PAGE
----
I’ve learned to believe a lot of impossible things since I moved to Seville: eating more often helps you stay thin, for instance, ham lowers your cholesterol, and afternoon siestas make it easier for you to sleep at night. But I had to scoff last week when my friend Rena said, over a couple of frosty brews, “Have you heard? Now they’re saying that beer is better at rehydrating you than water.”
“Right. And grapefruit is more fattening than chocolate.”
“No, seriously. There was some study...”
Obviously Rena was delusional, or someone had been pulling her leg. All the same, when I got back to my home office, I looked it up. And there it was: “Beer after sport is ‘good for the body” announced the mainstream press. Campus bloggers crowed, “There is a God. Beer rehydrates better than water (seriously).”
The groundbreaking humanitarian study was, of course, conducted in Spain. Professor Manuel Garzon of Granada University had students do strenuous exercise on a day with high temperatures (40 degrees Celsius/104 Fahrenheit), then gave half of them a pint of water, the others a pint of beer. In a press conference afterwards, Garzon announced that those in the beer group were rated as rehydrating – to quote the technical term he used – “slightly better.” It turns out beer has electrolytes and calories which replenish those we’ve sweated away; water does not. Hence beer’s slight edge when it comes to helping the body to recuperate after athletic excess.
But before you decide to replace your water cooler with a keg, I should point out that this applies only to a single pint after a strenuous workout. In larger quantities, beer serves as a diuretic, making you lose fluids. At what point does beer stop helping you hydrate? Clearly additional research is needed, and I’m sure scientists won’t have any trouble recruiting volunteer subjects.
Of course, in a way, the entire population of Spain is a good test study. When I first moved to Seville, I expected nights out would be spent sipping the kind of earthy red wines Hemmingway wrote about. Instead, I found the brutally hot summer weather makes nearly everyone here opt for beer, the colder the better. A tiny, hole-in-the-wall bar called the Tremendo was the first in Seville to invest in equipment for chilling beer to just above popsicle temperature, and although others have now followed suit, on steamy nights people still line up outside the Tremendo for the pleasure of that first icy swallow.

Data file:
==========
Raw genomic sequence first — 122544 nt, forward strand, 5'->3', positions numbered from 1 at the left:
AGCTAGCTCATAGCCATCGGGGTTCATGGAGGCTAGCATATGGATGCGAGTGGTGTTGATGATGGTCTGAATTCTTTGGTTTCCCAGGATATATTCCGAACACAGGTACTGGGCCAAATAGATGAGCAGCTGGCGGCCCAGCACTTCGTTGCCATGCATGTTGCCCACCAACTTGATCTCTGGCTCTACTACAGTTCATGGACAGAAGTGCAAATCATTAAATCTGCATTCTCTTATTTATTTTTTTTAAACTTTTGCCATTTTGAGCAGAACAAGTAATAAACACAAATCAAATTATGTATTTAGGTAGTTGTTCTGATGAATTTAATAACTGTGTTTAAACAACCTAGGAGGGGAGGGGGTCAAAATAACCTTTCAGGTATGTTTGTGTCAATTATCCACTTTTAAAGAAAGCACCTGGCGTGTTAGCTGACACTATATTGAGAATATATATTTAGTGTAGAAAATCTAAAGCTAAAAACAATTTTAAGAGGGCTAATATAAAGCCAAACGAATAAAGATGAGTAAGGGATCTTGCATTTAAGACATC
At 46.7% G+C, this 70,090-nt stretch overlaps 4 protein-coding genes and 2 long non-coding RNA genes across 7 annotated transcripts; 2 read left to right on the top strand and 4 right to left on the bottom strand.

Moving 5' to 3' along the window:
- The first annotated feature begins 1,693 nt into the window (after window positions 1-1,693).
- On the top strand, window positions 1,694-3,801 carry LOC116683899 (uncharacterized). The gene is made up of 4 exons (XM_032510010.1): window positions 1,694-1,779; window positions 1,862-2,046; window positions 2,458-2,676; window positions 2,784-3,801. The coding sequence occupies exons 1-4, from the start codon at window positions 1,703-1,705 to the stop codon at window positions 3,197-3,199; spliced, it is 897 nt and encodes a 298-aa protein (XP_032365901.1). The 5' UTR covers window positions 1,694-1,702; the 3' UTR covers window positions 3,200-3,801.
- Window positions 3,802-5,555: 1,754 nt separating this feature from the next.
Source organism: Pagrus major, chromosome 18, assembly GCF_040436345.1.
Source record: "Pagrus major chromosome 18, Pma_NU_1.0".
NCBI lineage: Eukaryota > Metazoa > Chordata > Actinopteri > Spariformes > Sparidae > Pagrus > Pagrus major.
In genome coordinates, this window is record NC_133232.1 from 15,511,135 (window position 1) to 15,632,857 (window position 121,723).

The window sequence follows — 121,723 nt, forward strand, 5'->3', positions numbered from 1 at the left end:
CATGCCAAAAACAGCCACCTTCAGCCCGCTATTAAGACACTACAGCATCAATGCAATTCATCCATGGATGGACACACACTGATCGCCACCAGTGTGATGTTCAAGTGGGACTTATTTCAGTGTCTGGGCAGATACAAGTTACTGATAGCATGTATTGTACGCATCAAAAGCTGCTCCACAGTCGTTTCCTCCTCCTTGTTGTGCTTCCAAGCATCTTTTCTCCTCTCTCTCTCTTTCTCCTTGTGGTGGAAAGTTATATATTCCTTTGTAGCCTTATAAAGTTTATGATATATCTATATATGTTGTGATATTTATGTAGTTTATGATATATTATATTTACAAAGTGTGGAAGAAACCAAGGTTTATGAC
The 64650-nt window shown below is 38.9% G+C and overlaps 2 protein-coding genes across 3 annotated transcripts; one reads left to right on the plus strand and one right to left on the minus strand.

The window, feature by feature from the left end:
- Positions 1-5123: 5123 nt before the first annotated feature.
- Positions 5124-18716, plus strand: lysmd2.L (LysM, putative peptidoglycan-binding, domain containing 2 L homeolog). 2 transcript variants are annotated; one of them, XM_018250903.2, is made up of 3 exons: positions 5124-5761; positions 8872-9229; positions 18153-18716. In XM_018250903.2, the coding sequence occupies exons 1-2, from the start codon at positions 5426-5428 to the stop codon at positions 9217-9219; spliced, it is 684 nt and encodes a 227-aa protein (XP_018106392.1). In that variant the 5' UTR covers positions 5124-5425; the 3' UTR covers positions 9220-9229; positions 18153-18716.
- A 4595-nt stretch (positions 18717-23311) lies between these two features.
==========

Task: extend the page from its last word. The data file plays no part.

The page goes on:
When I was a newbie in Seville and expressed a preference for a glass of white wine at the start of an evening’s revelry, Spanish friends would inevitably make jocular comments about how I was heading fast toward inebriation. I thought they were insane, of course, until I noticed that their words held a kernel of truth. Beer did ease me into a sociable evening more gently than wine. I developed a theory that because we live in a climate that leaves us all chronically dehydrated much of the year, beer’s higher liquid-to-alcohol ratio works to our advantage. That may be part of it, but now I know that it also helps balance electrolytes and replenish lost calories. In fact, it’s practically a health drink.
So Rena, I’m sorry I ever doubted you. Beer is better than water when you’re in urgent need of rehydration. And now that Seville’s temperatures are soaring to levels similar to the conditions of the Granada study, I’m forecasting a flurry of frosty pints in the near future. In the meantime, I’ll be looking forward to the next health breakthrough made by Spain’s selfless scientists. I’m keeping my fingers crossed they’ll find a way to convince us all that chocolate really is less fattening than grapefruit. Cheers.
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I'm an American travel writer based in Spain, to which I've just returned after a 16-month absence due to the pandemic.
As I resettle in Seville, my favorite city on the planet, I'll keep you posted on how the pandemic has reshaped the landscape and where to go to find fun, adventure, and great food in this quirky, engaging city.
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